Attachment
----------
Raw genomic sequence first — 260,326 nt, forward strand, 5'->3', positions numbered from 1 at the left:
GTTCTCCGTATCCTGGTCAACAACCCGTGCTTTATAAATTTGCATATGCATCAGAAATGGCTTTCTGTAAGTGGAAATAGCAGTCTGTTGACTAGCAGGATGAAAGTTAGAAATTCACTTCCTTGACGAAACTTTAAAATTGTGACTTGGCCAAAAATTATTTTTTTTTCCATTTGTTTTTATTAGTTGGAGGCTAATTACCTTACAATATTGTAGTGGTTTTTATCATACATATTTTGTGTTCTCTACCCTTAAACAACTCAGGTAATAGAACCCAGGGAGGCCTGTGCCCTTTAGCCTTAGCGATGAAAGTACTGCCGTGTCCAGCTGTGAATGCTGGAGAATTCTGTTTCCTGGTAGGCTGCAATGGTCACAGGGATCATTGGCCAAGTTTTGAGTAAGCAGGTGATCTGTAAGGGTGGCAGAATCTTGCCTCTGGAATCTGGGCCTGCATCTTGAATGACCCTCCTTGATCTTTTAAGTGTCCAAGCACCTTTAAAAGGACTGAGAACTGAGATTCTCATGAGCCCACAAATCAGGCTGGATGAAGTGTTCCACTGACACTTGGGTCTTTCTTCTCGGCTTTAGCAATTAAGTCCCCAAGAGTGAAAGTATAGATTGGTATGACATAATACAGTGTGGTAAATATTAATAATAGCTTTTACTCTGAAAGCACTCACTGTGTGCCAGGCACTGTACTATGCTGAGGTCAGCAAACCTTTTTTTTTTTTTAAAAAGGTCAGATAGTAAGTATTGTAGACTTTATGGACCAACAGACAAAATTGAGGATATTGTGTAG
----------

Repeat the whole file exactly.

Raw genomic sequence first — 260,326 nt, forward strand, 5'->3', positions numbered from 1 at the left:
GTTCTCCGTATCCTGGTCAACAACCCGTGCTTTATAAATTTGCATATGCATCAGAAATGGCTTTCTGTAAGTGGAAATAGCAGTCTGTTGACTAGCAGGATGAAAGTTAGAAATTCACTTCCTTGACGAAACTTTAAAATTGTGACTTGGCCAAAAATTATTTTTTTTTCCATTTGTTTTTATTAGTTGGAGGCTAATTACCTTACAATATTGTAGTGGTTTTTATCATACATATTTTGTGTTCTCTACCCTTAAACAACTCAGGTAATAGAACCCAGGGAGGCCTGTGCCCTTTAGCCTTAGCGATGAAAGTACTGCCGTGTCCAGCTGTGAATGCTGGAGAATTCTGTTTCCTGGTAGGCTGCAATGGTCACAGGGATCATTGGCCAAGTTTTGAGTAAGCAGGTGATCTGTAAGGGTGGCAGAATCTTGCCTCTGGAATCTGGGCCTGCATCTTGAATGACCCTCCTTGATCTTTTAAGTGTCCAAGCACCTTTAAAAGGACTGAGAACTGAGATTCTCATGAGCCCACAAATCAGGCTGGATGAAGTGTTCCACTGACACTTGGGTCTTTCTTCTCGGCTTTAGCAATTAAGTCCCCAAGAGTGAAAGTATAGATTGGTATGACATAATACAGTGTGGTAAATATTAATAATAGCTTTTACTCTGAAAGCACTCACTGTGTGCCAGGCACTGTACTATGCTGAGGTCAGCAAACCTTTTTTTTTTTTTAAAAAGGTCAGATAGTAAGTATTGTAGACTTTATGGACCAACAGACAAAATTGAGGATATTGTGTAG